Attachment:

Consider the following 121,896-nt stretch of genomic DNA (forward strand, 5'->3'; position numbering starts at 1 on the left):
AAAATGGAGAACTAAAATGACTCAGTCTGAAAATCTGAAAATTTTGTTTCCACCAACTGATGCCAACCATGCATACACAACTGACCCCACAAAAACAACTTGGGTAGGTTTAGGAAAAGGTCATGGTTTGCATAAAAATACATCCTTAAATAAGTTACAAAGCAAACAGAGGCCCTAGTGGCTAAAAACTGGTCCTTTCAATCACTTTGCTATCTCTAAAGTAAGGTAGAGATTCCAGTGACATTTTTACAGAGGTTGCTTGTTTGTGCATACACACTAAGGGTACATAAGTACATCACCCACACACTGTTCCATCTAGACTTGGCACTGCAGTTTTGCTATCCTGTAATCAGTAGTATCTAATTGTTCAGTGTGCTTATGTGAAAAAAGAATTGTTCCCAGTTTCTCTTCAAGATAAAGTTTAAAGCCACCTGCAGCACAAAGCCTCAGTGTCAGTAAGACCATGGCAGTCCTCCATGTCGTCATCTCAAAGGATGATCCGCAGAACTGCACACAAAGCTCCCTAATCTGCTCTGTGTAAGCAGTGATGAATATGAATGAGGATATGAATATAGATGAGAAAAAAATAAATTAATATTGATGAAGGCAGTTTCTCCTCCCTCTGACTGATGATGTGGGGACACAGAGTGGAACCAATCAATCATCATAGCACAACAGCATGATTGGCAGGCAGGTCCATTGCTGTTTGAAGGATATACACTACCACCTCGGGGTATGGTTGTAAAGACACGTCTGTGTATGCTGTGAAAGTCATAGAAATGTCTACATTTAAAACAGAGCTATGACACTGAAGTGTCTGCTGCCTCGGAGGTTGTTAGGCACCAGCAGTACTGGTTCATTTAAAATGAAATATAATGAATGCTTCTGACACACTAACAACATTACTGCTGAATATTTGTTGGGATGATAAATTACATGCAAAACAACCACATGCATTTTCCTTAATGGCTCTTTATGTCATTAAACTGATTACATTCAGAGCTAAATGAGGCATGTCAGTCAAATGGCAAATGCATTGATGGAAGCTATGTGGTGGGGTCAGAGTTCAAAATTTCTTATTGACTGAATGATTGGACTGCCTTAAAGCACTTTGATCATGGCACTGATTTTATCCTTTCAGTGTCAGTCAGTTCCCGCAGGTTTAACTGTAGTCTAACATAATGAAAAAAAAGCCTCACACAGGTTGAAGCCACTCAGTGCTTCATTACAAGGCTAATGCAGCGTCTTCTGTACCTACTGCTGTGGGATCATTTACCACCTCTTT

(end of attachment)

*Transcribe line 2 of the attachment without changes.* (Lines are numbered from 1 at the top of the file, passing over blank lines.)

AAAATGGAGAACTAAAATGACTCAGTCTGAAAATCTGAAAATTTTGTTTCCACCAACTGATGCCAACCATGCATACACAACTGACCCCACAAAAACAACTTGGGTAGGTTTAGGAAAAGGTCATGGTTTGCATAAAAATACATCCTTAAATAAGTTACAAAGCAAACAGAGGCCCTAGTGGCTAAAAACTGGTCCTTTCAATCACTTTGCTATCTCTAAAGTAAGGTAGAGATTCCAGTGACATTTTTACAGAGGTTGCTTGTTTGTGCATACACACTAAGGGTACATAAGTACATCACCCACACACTGTTCCATCTAGACTTGGCACTGCAGTTTTGCTATCCTGTAATCAGTAGTATCTAATTGTTCAGTGTGCTTATGTGAAAAAAGAATTGTTCCCAGTTTCTCTTCAAGATAAAGTTTAAAGCCACCTGCAGCACAAAGCCTCAGTGTCAGTAAGACCATGGCAGTCCTCCATGTCGTCATCTCAAAGGATGATCCGCAGAACTGCACACAAAGCTCCCTAATCTGCTCTGTGTAAGCAGTGATGAATATGAATGAGGATATGAATATAGATGAGAAAAAAATAAATTAATATTGATGAAGGCAGTTTCTCCTCCCTCTGACTGATGATGTGGGGACACAGAGTGGAACCAATCAATCATCATAGCACAACAGCATGATTGGCAGGCAGGTCCATTGCTGTTTGAAGGATATACACTACCACCTCGGGGTATGGTTGTAAAGACACGTCTGTGTATGCTGTGAAAGTCATAGAAATGTCTACATTTAAAACAGAGCTATGACACTGAAGTGTCTGCTGCCTCGGAGGTTGTTAGGCACCAGCAGTACTGGTTCATTTAAAATGAAATATAATGAATGCTTCTGACACACTAACAACATTACTGCTGAATATTTGTTGGGATGATAAATTACATGCAAAACAACCACATGCATTTTCCTTAATGGCTCTTTATGTCATTAAACTGATTACATTCAGAGCTAAATGAGGCATGTCAGTCAAATGGCAAATGCATTGATGGAAGCTATGTGGTGGGGTCAGAGTTCAAAATTTCTTATTGACTGAATGATTGGACTGCCTTAAAGCACTTTGATCATGGCACTGATTTTATCCTTTCAGTGTCAGTCAGTTCCCGCAGGTTTAACTGTAGTCTAACATAATGAAAAAAAAGCCTCACACAGGTTGAAGCCACTCAGTGCTTCATTACAAGGCTAATGCAGCGTCTTCTGTACCTACTGCTGTGGGATCATTTACCACCTCTTT